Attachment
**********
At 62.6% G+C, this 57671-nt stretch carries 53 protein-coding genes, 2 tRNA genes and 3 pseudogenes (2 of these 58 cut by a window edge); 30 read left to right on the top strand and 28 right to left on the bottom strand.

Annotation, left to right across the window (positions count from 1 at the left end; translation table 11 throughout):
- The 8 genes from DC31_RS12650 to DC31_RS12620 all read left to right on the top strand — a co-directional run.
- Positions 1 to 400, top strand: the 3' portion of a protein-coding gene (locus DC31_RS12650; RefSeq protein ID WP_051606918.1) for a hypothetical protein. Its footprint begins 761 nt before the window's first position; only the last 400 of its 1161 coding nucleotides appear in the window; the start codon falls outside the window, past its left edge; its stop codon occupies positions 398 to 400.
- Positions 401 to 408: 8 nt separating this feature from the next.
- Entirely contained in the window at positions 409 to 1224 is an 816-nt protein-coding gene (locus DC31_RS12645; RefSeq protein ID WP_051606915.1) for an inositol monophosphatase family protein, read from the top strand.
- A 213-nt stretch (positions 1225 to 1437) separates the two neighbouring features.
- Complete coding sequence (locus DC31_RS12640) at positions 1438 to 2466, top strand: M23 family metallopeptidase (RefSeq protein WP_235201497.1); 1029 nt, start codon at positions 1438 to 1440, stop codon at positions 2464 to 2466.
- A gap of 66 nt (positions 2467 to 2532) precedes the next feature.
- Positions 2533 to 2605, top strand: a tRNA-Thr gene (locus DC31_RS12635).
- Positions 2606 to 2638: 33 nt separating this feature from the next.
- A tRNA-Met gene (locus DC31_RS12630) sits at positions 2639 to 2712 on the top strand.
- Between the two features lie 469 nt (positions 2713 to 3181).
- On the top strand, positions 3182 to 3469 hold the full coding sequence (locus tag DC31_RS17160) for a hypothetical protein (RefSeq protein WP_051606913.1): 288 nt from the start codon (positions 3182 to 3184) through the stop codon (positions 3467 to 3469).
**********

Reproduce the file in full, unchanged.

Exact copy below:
At 62.6% G+C, this 57671-nt stretch carries 53 protein-coding genes, 2 tRNA genes and 3 pseudogenes (2 of these 58 cut by a window edge); 30 read left to right on the top strand and 28 right to left on the bottom strand.

Annotation, left to right across the window (positions count from 1 at the left end; translation table 11 throughout):
- The 8 genes from DC31_RS12650 to DC31_RS12620 all read left to right on the top strand — a co-directional run.
- Positions 1 to 400, top strand: the 3' portion of a protein-coding gene (locus DC31_RS12650; RefSeq protein ID WP_051606918.1) for a hypothetical protein. Its footprint begins 761 nt before the window's first position; only the last 400 of its 1161 coding nucleotides appear in the window; the start codon falls outside the window, past its left edge; its stop codon occupies positions 398 to 400.
- Positions 401 to 408: 8 nt separating this feature from the next.
- Entirely contained in the window at positions 409 to 1224 is an 816-nt protein-coding gene (locus DC31_RS12645; RefSeq protein ID WP_051606915.1) for an inositol monophosphatase family protein, read from the top strand.
- A 213-nt stretch (positions 1225 to 1437) separates the two neighbouring features.
- Complete coding sequence (locus DC31_RS12640) at positions 1438 to 2466, top strand: M23 family metallopeptidase (RefSeq protein WP_235201497.1); 1029 nt, start codon at positions 1438 to 1440, stop codon at positions 2464 to 2466.
- A gap of 66 nt (positions 2467 to 2532) precedes the next feature.
- Positions 2533 to 2605, top strand: a tRNA-Thr gene (locus DC31_RS12635).
- Positions 2606 to 2638: 33 nt separating this feature from the next.
- A tRNA-Met gene (locus DC31_RS12630) sits at positions 2639 to 2712 on the top strand.
- Between the two features lie 469 nt (positions 2713 to 3181).
- On the top strand, positions 3182 to 3469 hold the full coding sequence (locus tag DC31_RS17160) for a hypothetical protein (RefSeq protein WP_051606913.1): 288 nt from the start codon (positions 3182 to 3184) through the stop codon (positions 3467 to 3469).